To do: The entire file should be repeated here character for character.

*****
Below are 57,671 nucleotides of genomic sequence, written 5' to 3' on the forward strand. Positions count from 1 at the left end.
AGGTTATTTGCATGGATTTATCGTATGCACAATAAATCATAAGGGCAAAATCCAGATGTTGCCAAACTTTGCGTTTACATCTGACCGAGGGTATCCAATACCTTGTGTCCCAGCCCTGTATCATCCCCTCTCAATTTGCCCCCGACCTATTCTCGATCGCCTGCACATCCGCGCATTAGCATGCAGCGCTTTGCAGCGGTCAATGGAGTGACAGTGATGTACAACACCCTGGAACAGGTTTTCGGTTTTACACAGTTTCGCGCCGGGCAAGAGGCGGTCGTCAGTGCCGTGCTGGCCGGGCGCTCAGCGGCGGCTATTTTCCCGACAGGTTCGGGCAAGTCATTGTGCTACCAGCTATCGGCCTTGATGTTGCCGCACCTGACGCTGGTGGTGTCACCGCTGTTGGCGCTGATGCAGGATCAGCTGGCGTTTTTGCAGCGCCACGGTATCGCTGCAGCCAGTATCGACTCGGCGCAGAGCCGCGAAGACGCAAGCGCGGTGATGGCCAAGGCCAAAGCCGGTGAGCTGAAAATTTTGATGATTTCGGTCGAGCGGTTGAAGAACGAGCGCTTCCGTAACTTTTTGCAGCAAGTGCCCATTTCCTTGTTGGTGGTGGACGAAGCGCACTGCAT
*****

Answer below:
Below are 57,671 nucleotides of genomic sequence, written 5' to 3' on the forward strand. Positions count from 1 at the left end.
AGGTTATTTGCATGGATTTATCGTATGCACAATAAATCATAAGGGCAAAATCCAGATGTTGCCAAACTTTGCGTTTACATCTGACCGAGGGTATCCAATACCTTGTGTCCCAGCCCTGTATCATCCCCTCTCAATTTGCCCCCGACCTATTCTCGATCGCCTGCACATCCGCGCATTAGCATGCAGCGCTTTGCAGCGGTCAATGGAGTGACAGTGATGTACAACACCCTGGAACAGGTTTTCGGTTTTACACAGTTTCGCGCCGGGCAAGAGGCGGTCGTCAGTGCCGTGCTGGCCGGGCGCTCAGCGGCGGCTATTTTCCCGACAGGTTCGGGCAAGTCATTGTGCTACCAGCTATCGGCCTTGATGTTGCCGCACCTGACGCTGGTGGTGTCACCGCTGTTGGCGCTGATGCAGGATCAGCTGGCGTTTTTGCAGCGCCACGGTATCGCTGCAGCCAGTATCGACTCGGCGCAGAGCCGCGAAGACGCAAGCGCGGTGATGGCCAAGGCCAAAGCCGGTGAGCTGAAAATTTTGATGATTTCGGTCGAGCGGTTGAAGAACGAGCGCTTCCGTAACTTTTTGCAGCAAGTGCCCATTTCCTTGTTGGTGGTGGACGAAGCGCACTGCAT